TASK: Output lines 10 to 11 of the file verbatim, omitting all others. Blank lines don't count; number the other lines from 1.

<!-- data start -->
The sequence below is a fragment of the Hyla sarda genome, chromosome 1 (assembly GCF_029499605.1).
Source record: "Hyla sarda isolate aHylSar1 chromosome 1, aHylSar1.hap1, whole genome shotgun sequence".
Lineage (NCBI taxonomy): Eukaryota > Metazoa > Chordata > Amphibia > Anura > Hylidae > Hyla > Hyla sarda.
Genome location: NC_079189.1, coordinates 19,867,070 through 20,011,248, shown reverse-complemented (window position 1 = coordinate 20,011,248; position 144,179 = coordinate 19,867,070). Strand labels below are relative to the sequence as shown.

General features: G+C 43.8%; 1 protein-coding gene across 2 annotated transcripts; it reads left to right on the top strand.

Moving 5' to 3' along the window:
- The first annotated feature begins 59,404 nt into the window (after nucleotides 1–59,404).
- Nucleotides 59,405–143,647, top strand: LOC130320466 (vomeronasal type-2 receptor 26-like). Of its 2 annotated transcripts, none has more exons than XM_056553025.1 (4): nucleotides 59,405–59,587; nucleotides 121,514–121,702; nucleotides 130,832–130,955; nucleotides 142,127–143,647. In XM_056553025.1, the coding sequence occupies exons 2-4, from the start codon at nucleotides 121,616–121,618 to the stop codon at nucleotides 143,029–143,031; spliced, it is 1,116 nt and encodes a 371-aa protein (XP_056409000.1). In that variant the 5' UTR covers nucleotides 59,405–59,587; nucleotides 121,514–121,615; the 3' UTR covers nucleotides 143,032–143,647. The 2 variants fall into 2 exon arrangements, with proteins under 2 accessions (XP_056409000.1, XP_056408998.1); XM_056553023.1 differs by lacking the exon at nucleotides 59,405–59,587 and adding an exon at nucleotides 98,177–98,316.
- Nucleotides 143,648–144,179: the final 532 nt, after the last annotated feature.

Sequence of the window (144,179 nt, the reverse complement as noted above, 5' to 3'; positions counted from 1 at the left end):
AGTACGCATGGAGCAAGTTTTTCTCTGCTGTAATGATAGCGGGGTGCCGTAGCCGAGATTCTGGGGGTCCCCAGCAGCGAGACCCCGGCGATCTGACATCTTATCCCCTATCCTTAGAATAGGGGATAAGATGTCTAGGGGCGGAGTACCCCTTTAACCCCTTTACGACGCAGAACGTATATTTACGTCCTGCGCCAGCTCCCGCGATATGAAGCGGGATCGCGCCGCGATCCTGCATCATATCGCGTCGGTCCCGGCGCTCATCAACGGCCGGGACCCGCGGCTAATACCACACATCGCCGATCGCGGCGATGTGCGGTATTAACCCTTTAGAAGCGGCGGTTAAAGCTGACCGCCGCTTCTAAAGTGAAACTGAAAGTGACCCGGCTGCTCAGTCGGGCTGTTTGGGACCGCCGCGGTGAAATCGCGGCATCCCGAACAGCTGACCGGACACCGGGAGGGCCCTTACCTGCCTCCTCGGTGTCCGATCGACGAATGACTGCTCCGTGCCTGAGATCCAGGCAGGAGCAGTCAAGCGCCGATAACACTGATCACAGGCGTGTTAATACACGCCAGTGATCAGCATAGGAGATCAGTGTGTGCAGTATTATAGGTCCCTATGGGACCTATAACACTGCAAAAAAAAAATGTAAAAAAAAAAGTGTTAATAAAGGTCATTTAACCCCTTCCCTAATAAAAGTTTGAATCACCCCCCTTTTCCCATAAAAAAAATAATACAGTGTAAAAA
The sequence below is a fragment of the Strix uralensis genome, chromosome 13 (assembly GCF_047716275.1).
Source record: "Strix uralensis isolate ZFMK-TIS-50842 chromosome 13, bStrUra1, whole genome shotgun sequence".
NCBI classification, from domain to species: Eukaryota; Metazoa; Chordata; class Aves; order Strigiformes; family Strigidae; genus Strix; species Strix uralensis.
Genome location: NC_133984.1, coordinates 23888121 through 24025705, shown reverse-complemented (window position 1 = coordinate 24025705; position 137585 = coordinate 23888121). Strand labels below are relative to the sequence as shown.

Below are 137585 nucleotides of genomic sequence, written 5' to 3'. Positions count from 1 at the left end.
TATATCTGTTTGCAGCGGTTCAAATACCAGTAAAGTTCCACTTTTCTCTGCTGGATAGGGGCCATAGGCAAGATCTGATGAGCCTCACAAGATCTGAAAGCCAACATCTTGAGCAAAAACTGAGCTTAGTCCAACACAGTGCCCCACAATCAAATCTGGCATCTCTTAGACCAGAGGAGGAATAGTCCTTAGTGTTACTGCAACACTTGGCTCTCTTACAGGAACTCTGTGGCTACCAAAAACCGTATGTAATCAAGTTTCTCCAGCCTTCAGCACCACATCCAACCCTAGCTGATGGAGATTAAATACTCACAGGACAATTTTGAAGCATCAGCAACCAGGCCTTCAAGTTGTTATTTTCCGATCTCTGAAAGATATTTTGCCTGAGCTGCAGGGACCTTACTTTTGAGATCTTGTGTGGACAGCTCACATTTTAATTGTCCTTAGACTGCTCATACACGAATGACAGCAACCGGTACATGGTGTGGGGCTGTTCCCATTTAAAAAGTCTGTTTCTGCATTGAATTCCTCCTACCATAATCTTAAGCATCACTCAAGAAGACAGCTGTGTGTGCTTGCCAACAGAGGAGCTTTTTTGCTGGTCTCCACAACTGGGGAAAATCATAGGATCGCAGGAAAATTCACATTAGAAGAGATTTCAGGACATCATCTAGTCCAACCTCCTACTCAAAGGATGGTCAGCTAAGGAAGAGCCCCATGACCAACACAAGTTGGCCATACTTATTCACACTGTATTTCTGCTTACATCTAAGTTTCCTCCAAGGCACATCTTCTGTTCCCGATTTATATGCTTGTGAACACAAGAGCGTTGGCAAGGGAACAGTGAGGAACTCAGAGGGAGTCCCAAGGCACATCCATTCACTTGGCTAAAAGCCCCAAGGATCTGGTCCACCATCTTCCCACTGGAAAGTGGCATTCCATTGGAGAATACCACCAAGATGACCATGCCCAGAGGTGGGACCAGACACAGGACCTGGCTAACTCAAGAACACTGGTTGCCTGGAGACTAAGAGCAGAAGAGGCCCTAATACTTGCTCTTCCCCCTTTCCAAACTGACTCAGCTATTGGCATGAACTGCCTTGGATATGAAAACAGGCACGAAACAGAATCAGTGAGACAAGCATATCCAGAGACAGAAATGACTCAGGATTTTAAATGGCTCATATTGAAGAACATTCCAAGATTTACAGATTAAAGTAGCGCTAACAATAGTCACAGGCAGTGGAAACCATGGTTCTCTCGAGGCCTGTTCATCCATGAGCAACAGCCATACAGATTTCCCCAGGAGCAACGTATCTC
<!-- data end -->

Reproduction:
Sequence of the window (144,179 nt, the reverse complement as noted above, 5' to 3'; positions counted from 1 at the left end):
AGTACGCATGGAGCAAGTTTTTCTCTGCTGTAATGATAGCGGGGTGCCGTAGCCGAGATTCTGGGGGTCCCCAGCAGCGAGACCCCGGCGATCTGACATCTTATCCCCTATCCTTAGAATAGGGGATAAGATGTCTAGGGGCGGAGTACCCCTTTAACCCCTTTACGACGCAGAACGTATATTTACGTCCTGCGCCAGCTCCCGCGATATGAAGCGGGATCGCGCCGCGATCCTGCATCATATCGCGTCGGTCCCGGCGCTCATCAACGGCCGGGACCCGCGGCTAATACCACACATCGCCGATCGCGGCGATGTGCGGTATTAACCCTTTAGAAGCGGCGGTTAAAGCTGACCGCCGCTTCTAAAGTGAAACTGAAAGTGACCCGGCTGCTCAGTCGGGCTGTTTGGGACCGCCGCGGTGAAATCGCGGCATCCCGAACAGCTGACCGGACACCGGGAGGGCCCTTACCTGCCTCCTCGGTGTCCGATCGACGAATGACTGCTCCGTGCCTGAGATCCAGGCAGGAGCAGTCAAGCGCCGATAACACTGATCACAGGCGTGTTAATACACGCCAGTGATCAGCATAGGAGATCAGTGTGTGCAGTATTATAGGTCCCTATGGGACCTATAACACTGCAAAAAAAAAATGTAAAAAAAAAAGTGTTAATAAAGGTCATTTAACCCCTTCCCTAATAAAAGTTTGAATCACCCCCCTTTTCCCATAAAAAAAATAATACAGTGTAAAAA